Tips on Avoiding a Conflict of Interest When Starting a Business
Creating a conflict of interest when starting a business can be a major setback. Several years ago, I worked for a financial advising company. One thing to know about the financial industry, is they have strict policies when it comes to conflicts of interest. The financial industry is so worried about potential conflicts of interest, I even had to have the business activities I was participating in approved before being hired.
The financial world isn’t the only industry that has strict policies. Individuals can find themselves putting their employment in jeopardy, lose their licenses or even face hefty fines or jail time for participating in activities which constitute conflicts of interest. Some companies are not as strict or may even lack conflict of interest policies. Still, it’s important to be aware of potential conflicts of interests and take appropriate steps to avoid them.
First and foremost, be aware of the Conflict of Interest Policies your employee may have in place. These policies generally address the activities you are allowed and not allowed to participate in. If you are an employer and don’t have a Conflict of Interest Policy, it’s not too late to create one. As with your employee manual, the individuals you employee should be aware of your policies, as well as understand them. You might even consider implementing procedures that require your employee sign your Conflict of Interest Policy.
If you plan to start a side business, consider approaching your employer with the idea. Even if your side business has nothing to do with your “day job,” your employer may have concerns. For example, will your new business interfere with your current work duties? After all, your employer hired you for a specific job. If you’re unable to perform your job duties, you may lessen your value to your employer.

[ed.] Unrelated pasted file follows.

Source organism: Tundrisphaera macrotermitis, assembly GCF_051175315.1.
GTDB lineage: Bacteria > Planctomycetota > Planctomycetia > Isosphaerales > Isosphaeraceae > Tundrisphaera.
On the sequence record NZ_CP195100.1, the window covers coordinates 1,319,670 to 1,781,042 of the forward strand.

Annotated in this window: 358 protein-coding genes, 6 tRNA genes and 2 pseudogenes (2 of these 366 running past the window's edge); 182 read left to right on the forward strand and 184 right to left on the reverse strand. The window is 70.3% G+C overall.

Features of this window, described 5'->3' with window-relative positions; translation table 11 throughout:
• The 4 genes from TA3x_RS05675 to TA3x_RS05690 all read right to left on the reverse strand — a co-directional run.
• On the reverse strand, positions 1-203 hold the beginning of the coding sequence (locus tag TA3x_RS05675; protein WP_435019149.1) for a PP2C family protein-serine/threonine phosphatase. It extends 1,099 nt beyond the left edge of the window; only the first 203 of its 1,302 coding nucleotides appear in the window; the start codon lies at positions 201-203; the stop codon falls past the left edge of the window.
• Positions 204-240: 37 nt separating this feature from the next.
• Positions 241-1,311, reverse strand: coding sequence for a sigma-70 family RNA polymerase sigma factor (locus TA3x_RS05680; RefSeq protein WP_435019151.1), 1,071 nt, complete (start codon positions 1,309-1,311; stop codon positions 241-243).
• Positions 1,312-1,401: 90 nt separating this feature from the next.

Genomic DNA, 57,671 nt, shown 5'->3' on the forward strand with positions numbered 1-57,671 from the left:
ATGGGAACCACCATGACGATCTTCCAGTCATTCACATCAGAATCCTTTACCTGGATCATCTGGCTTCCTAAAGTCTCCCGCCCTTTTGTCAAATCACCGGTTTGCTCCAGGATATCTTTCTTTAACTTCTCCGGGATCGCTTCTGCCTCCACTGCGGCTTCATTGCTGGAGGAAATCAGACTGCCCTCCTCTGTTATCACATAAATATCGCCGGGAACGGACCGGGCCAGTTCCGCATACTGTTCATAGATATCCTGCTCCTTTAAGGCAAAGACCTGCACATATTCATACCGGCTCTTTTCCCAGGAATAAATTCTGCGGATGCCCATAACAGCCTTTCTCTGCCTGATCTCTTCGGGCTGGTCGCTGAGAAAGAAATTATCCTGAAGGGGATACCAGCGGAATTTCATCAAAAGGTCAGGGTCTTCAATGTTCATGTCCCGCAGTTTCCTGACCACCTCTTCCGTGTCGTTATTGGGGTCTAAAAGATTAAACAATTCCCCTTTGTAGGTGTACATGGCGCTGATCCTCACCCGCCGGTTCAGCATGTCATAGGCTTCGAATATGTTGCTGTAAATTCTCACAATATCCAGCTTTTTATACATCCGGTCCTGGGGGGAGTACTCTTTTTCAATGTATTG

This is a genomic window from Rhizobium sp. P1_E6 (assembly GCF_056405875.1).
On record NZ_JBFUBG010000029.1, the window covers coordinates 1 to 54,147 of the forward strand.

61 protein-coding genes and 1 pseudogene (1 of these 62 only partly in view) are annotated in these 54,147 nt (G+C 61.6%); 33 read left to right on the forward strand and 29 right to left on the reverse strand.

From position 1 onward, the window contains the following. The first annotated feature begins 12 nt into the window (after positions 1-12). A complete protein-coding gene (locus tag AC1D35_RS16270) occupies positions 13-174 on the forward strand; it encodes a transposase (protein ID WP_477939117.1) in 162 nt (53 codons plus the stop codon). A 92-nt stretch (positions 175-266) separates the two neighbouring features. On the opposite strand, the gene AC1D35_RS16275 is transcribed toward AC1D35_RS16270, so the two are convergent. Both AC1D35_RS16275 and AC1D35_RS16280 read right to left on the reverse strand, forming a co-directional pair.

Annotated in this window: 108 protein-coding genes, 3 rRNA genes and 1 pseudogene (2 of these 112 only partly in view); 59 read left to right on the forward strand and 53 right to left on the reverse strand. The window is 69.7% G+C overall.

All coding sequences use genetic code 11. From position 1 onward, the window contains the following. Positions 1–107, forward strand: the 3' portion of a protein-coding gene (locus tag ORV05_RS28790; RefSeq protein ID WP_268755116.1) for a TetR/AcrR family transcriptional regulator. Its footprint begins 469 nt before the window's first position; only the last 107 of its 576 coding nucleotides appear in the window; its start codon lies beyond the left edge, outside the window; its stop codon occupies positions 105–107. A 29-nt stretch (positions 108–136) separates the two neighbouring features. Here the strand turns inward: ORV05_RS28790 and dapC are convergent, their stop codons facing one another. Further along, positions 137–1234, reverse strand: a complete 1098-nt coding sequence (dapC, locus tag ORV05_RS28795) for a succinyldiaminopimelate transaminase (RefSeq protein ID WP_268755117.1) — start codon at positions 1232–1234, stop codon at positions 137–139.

Perhaps your job does represent a conflict of interest to your current job duties. Again, your employer will likely want to address those conflicts. Identify what parts of your new business may create a conflict of interest with your employer. Perhaps you and your employer can come up with ideas and specific guidelines to avoid conflicts of interest, while allowing you to continue pursuing your business project.
Poaching Business and Other No-Nos
Starting a business is hard work and finding customers may be even more difficult. It may be tempting to skim a few customers off your current employer. Don’t do it. I hate to even bring this topic up, as I feel entrepreneurs should know on an ethical level that it’s inappropriate to poach business from your current employer. If anything represents a conflict of interest, this does.
Other conflicts of interest may include soliciting business from clients. When a client comes to your employed place of business looking for services, it is not your place to offer them your side services. Your employed place of business is not your customer base. Rather, it’s your employees customer base. When you’re working for your employer, do the job you’re paid to do. Don’t look for opportunities to scalp customers.
Though there are many gray areas when it comes to having a conflict of interest. The least you can do is ask yourself… Will the activities I plan to do with my new business hurt my employer or jeopardize my employer’s business?
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